How, one might wonder, did Neal Norman get a HawaiiLife Real Estate ad on the front page of The Garden Island under the guise of “local news”?
Yup, the firm’s unadulterated press release for an $18 million house at Anini is reprinted as issued, just like TGI is doing promotions for Neal or something. Slurpy, syrupy language like this provides the tip-off:
Contemporary design meets superior construction along Kauai’s famed North Shore at 3580 Anini Road, a 4,888-square-foot oceanfront estate with over 400 feet of world-renowned Anini Beach frontage.
“This is one of the most A-plus properties anywhere on Kauai,” Norman [gushed]. “It’s a house with a sense of place.”
Yeah. Some place else.
Just when you think TGI — and Neal — can’t sink any lower…. they do.
Meanwhile, in a galaxy far away, “Big Food” is taking a hit where it hurts: the wallet. After repeated hammering by advocacy groups and media, consumers are becoming increasingly suspicious of the processed food that has dominated grocery stores for the past half-century. As Fortune reports:
“We understand that increasing numbers of consumers are seeking authentic, genuine food experiences,” said Campbell Soup Co. CEO Denise Morrison, “and we know that they are skeptical of the ability of large, long-established food companies to deliver them.”
In response, huge companies like General Mills and Kraft are reducing sugar and moving away from artificial colors and flavors. They’re also moving into the so-called “packaged-fresh” sector and buying up smaller “natural food” companies, along with their executives, with some formerly upstart brands like Hain Celestial now moving into the real of “big food” themselves.
As Fortune reports:
Following a trend in the tech industry, legacy food companies are on an acqui-hiring spree, hoping to gobble up foodpreneurs, their more agile management operations — and their know-how in the natural food arena.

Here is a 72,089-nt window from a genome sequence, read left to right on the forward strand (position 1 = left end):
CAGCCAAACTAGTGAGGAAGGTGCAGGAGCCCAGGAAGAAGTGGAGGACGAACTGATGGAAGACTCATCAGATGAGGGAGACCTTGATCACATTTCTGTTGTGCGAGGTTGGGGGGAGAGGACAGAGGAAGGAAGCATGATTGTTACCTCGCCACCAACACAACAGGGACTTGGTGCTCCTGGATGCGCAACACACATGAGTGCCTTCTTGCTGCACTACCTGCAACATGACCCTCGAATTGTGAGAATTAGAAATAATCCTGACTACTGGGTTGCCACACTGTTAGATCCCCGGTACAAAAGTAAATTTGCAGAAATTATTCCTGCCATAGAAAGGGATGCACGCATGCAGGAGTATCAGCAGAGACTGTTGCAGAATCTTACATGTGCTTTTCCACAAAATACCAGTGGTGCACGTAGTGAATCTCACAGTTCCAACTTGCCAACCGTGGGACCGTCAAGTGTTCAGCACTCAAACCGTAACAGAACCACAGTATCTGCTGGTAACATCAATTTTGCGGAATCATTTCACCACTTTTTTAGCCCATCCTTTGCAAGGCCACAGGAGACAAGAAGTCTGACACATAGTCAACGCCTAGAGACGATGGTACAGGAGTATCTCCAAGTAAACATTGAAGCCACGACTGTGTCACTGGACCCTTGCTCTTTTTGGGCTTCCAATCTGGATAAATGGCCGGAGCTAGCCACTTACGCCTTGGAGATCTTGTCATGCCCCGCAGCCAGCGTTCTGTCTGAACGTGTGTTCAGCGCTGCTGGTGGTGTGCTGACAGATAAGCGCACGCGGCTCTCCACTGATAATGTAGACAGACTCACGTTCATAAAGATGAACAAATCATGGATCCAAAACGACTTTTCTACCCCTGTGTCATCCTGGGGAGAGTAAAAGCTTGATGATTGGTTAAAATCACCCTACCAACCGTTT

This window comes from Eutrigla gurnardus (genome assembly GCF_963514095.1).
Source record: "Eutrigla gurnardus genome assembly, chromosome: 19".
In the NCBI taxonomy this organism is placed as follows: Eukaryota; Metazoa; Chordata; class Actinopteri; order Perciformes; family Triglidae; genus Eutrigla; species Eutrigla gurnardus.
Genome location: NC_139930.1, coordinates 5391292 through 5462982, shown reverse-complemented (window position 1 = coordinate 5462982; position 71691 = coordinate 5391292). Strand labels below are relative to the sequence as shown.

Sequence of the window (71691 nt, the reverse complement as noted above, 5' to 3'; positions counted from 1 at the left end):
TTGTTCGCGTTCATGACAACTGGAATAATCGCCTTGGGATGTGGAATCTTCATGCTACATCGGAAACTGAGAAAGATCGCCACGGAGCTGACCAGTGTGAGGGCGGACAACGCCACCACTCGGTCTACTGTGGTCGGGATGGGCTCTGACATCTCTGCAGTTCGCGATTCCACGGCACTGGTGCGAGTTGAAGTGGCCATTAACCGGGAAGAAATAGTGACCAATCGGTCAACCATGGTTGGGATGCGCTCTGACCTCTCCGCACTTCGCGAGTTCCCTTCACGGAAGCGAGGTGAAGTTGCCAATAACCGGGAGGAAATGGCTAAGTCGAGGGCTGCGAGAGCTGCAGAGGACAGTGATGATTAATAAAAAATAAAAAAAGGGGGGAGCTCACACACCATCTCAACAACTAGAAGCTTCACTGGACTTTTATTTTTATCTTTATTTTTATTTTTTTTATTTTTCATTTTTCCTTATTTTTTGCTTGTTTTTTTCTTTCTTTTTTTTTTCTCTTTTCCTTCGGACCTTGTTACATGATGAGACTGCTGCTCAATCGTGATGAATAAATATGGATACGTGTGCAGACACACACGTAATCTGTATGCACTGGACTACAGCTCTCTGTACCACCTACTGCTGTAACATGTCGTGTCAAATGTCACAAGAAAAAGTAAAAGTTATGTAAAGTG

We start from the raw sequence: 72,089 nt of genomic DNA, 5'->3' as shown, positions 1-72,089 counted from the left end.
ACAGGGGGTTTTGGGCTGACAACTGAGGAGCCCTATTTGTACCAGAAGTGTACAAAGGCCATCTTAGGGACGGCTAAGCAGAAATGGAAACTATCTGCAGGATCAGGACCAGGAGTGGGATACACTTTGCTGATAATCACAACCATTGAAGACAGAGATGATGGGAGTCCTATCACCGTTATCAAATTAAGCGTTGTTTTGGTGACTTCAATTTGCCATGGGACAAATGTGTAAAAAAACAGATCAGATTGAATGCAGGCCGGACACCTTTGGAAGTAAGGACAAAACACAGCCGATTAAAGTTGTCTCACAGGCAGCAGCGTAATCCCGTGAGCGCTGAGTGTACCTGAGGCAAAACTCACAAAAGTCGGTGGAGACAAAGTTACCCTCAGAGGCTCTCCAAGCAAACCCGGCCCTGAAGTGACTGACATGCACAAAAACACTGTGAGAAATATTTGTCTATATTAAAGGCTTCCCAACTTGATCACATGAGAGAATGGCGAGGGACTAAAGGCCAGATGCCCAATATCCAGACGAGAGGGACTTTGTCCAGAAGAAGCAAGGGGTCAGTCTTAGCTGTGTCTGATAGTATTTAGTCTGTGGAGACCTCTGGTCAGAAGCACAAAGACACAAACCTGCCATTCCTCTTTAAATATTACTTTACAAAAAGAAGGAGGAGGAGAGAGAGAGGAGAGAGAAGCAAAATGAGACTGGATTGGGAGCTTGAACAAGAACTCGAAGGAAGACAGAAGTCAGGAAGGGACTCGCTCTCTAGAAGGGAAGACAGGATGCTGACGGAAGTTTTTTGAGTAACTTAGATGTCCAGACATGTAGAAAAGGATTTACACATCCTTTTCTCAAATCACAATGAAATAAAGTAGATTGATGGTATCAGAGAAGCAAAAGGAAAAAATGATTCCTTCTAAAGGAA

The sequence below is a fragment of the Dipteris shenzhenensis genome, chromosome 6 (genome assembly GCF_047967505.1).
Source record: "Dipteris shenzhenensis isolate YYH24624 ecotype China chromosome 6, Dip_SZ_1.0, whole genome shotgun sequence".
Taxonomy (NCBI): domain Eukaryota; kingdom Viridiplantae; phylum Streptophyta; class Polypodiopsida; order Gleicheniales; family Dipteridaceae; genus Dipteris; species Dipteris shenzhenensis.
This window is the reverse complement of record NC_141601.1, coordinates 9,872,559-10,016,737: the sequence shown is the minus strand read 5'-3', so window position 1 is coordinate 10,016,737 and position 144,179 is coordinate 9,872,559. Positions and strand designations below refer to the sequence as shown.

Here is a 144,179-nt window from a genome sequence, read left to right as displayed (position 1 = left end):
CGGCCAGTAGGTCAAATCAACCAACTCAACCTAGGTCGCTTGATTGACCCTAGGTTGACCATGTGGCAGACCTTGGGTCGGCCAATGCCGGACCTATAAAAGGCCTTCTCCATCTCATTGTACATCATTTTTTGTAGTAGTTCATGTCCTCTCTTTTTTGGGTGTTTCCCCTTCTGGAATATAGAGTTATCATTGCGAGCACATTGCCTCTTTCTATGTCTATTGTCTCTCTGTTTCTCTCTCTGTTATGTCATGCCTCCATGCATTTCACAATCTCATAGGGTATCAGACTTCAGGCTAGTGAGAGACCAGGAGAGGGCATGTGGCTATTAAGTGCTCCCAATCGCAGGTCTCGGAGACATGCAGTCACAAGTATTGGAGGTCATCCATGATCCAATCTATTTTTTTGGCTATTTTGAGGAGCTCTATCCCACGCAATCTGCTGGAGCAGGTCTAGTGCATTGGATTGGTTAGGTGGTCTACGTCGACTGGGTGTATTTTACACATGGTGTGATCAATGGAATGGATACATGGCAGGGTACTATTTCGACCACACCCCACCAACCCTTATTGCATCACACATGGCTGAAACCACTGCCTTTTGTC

Executives now even talk a bit differently, infusing a more wholesome-sounding vocabulary in day-to-day conversation. The company “cooks” and “preserves” rather than “processes” and “manufactures”; employees follow “recipes,” not “formulas.”
So how much of this industry shift is real, and how much is just marketing and public relations, like Neal's ad-cum-article? And how committed, really, are consumers to this new trend of “gluten-free, organic and natural” products? This paragraph from the Fortune article provides a clue:
Americans are willing to give up a lot for their newfound interest in wellness. But apparently they are not willing to say goodbye to chocolate and candy, which have resisted the declines felt in other parts of the packaged-food industry.
But even Hershey, one of the fastest-growing big U.S. food and beverage companies of the past five years, is trying to clean up its act, finding replacements for artificial ingredients like vanillin and emulsifiers. Jolly Rancher, however, will probably be left alone — but only because apparently consumers don't expect that a product made from corn syrup and artificial flavors and colors should be healthy.
Speaking of candy, science journalist John Bohannon is chortling over how he tricked people into believing chocolate enhances weight loss for an expose on the junk science-diet industry. As he notes:
Here’s a dirty little science secret: If you measure a large number of things about a small number of people, you are almost guaranteed to get a “statistically significant” result.
Combine that with fake journal publishers, who don’t require any peer review, and unquestioning media, like TGI, and voila, bullshit is presented as fact. As Bohannon writes:
The promise of an “exclusive” story is very tempting, even if it’s fake. There was no quality control. That was left to the reporters. I felt a queasy mixture of pride and disgust as our lure zinged out into the world.
We landed big fish before we even knew they were biting. When reporters contacted me at all, they asked perfunctory questions. Not a single reporter seems to have contacted an outside researcher.
There was one glint of hope in this tragicomedy. While the reporters just regurgitated our “findings,” many readers were thoughtful and skeptical. In the online comments, they posed questions that the reporters should have asked.
Which is why the anti-GMO movement ridicules, attacks and shuns anyone who questions the bogus studies they rely on to support theiranti-biotech claims.
And this, dear reader, is how the generally unquestioning public gets snookered, time and time again.